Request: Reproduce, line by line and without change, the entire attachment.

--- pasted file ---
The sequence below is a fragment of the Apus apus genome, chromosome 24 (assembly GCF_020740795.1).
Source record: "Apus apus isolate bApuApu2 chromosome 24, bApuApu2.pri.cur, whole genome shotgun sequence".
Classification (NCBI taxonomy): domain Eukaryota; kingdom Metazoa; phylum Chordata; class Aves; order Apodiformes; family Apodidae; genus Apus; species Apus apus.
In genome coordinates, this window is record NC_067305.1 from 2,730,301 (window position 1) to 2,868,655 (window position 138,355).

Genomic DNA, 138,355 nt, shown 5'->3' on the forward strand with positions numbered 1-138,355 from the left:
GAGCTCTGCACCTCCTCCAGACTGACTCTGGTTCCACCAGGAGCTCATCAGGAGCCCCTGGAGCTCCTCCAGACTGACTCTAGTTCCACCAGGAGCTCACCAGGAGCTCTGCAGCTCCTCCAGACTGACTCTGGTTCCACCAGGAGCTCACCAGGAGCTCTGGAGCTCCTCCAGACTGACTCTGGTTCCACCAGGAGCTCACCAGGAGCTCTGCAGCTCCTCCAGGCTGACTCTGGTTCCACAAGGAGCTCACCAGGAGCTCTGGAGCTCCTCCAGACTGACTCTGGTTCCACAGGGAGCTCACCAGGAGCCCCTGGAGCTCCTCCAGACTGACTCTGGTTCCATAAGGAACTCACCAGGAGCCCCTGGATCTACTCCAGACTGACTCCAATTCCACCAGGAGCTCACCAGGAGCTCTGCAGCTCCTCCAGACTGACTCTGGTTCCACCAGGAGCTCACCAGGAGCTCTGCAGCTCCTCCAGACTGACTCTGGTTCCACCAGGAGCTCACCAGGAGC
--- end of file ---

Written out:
The sequence below is a fragment of the Apus apus genome, chromosome 24 (assembly GCF_020740795.1).
Source record: "Apus apus isolate bApuApu2 chromosome 24, bApuApu2.pri.cur, whole genome shotgun sequence".
Classification (NCBI taxonomy): domain Eukaryota; kingdom Metazoa; phylum Chordata; class Aves; order Apodiformes; family Apodidae; genus Apus; species Apus apus.
In genome coordinates, this window is record NC_067305.1 from 2,730,301 (window position 1) to 2,868,655 (window position 138,355).

Genomic DNA, 138,355 nt, shown 5'->3' on the forward strand with positions numbered 1-138,355 from the left:
GAGCTCTGCACCTCCTCCAGACTGACTCTGGTTCCACCAGGAGCTCATCAGGAGCCCCTGGAGCTCCTCCAGACTGACTCTAGTTCCACCAGGAGCTCACCAGGAGCTCTGCAGCTCCTCCAGACTGACTCTGGTTCCACCAGGAGCTCACCAGGAGCTCTGGAGCTCCTCCAGACTGACTCTGGTTCCACCAGGAGCTCACCAGGAGCTCTGCAGCTCCTCCAGGCTGACTCTGGTTCCACAAGGAGCTCACCAGGAGCTCTGGAGCTCCTCCAGACTGACTCTGGTTCCACAGGGAGCTCACCAGGAGCCCCTGGAGCTCCTCCAGACTGACTCTGGTTCCATAAGGAACTCACCAGGAGCCCCTGGATCTACTCCAGACTGACTCCAATTCCACCAGGAGCTCACCAGGAGCTCTGCAGCTCCTCCAGACTGACTCTGGTTCCACCAGGAGCTCACCAGGAGCTCTGCAGCTCCTCCAGACTGACTCTGGTTCCACCAGGAGCTCACCAGGAGC